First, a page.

LinkedIn has become the driving force in connecting employers with potential employees and has exploded over the past couple of years. According to LinkedIn statistics, more than two users sign up to join the network each second. There is also an average of 100 job applications submitted monthly. LinkedIn allows recruiters to connect with members directly and vice versa; the LinkedIn InMail interactions percentage has increased 40 percent from 2015 to 2017. Nowadays, an increasing number of recruiters and hiring managers are leveraging the platform to find top talent.
We asked Jessica Viana, ForceBrands’ Beauty, Health, and Wellness Client Strategist, to elaborate on what recruiters are looking for in a LinkedIn profile. Read on to learn how to perfect your online profile to get noticed.
1. Keep it current
“Make sure your LinkedIn profile is up to date with your most current place of employment,” Viana says. There should also be no gaps during the transitions you made throughout your career. Most importantly, your profile should be aligned with your résumé.
2. Ask for recommendations
Viana suggests that having a few recommendations can reassure a recruiter or a hiring manager of your abilities. And it doesn’t have to be extensive — simply having your former supervisors or colleagues share positive things about you and your skill set will go a long way.
3. Feature a professional photo
This is something that almost every source talks about when it comes to improving your LinkedIn profile. It is a professional network and candidates are advised to stay away from selfies, revealing outfits, or low-quality photographs.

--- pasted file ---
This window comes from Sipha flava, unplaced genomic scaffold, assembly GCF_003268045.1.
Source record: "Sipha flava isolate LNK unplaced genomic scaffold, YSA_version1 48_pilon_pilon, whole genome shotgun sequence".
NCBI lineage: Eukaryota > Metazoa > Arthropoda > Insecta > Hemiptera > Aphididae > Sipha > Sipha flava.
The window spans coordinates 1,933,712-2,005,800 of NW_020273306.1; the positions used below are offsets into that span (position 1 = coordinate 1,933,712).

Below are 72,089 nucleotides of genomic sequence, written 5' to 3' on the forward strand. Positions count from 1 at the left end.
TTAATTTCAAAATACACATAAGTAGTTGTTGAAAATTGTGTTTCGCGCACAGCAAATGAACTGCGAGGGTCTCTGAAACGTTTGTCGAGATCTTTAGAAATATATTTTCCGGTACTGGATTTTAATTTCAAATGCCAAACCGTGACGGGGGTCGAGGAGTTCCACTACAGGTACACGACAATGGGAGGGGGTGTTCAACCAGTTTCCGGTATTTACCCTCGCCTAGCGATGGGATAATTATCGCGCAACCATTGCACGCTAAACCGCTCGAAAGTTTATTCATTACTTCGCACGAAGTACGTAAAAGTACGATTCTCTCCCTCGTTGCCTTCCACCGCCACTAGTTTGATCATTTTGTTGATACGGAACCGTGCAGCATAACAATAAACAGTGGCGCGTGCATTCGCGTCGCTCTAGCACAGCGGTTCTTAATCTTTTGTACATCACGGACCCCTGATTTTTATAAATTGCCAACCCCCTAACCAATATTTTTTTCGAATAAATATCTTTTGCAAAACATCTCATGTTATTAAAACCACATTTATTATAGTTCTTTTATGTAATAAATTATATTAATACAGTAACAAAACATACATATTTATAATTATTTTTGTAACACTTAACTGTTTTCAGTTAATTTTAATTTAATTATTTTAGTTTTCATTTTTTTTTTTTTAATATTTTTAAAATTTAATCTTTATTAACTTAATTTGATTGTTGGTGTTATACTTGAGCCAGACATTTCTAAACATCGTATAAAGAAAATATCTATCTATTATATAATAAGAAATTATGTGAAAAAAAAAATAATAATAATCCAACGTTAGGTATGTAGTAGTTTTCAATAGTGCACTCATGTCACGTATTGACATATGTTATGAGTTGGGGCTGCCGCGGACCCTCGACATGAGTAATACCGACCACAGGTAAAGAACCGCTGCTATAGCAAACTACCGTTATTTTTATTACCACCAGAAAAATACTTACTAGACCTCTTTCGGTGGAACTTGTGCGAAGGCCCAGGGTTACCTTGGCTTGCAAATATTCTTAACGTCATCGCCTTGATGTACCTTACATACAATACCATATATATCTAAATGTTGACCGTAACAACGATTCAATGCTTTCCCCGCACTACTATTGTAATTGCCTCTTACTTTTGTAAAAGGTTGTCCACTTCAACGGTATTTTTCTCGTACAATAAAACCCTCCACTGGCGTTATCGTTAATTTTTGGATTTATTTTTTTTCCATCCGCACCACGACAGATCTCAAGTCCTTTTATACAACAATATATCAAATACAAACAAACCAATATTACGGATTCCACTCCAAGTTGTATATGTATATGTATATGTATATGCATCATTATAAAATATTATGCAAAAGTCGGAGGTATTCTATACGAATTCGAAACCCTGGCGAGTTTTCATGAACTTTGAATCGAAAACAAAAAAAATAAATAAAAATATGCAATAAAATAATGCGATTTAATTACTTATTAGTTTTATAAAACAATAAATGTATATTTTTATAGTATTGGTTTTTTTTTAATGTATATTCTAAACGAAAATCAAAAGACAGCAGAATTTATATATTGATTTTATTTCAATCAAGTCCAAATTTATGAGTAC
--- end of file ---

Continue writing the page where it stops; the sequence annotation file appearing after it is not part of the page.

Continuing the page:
4. Pay attention to titles
“It’s always good to make sure that the title of your position with the company you are working for is searchable,” Viana says. Titles mean different things within different companies, and companies can often give their employees very specific titles that will be overlooked by the LinkedIn search functionality. If it is okay with your company, you can tweak your title so it matches the keyword criteria more closely.
5. Summarize your bio
Your bio should be a brief snapshot of what you do and the certain skill sets you possess. You should also focus on your objectives and potential career opportunities you might be interested in exploring. If your bio reflects that, other members will be able to search you by your skill set and also keep you in mind for future opportunities that interest you.
6. Job descriptions
If you are an entry-level candidate, it makes sense to highlight your duties at your positions with bullet points because it can showcase what you are capable of handling within an organization. Whereas, if you have years of experience, it is redundant to type out every responsibility of every job you have had. But you should definitely highlight any career accomplishments or successes that you have had in a certain position. It can also be helpful if you include a “snapshot” of the company where you worked as some people may not be aware of smaller companies and the scope of their work just by looking at the name.
7. Show, don’t tell
If your career is revenue- or numbers-driven, you should definitely include statistics or any type of KPIs as your accomplishments to showcase that you have been instrumental in achieving a return on investment.
8. Get endorsed
Endorsements show that you are excited and enthusiastic about your network on LinkedIn, and there are people who can vouch for your skill set. Viana says it can get you a stamp of approval from a recruiter, yet it is not a dealbreaker if you do not have many endorsements.
9. Make your location known
It is crucial to keep your location up-to-date but you can also highlight on your profile that you are open for relocation if that’s the case. “People might not know off the bat if you are based in New York that you are open to relocating to California,” Viana says. Once again, that can open up more current and future opportunities for you.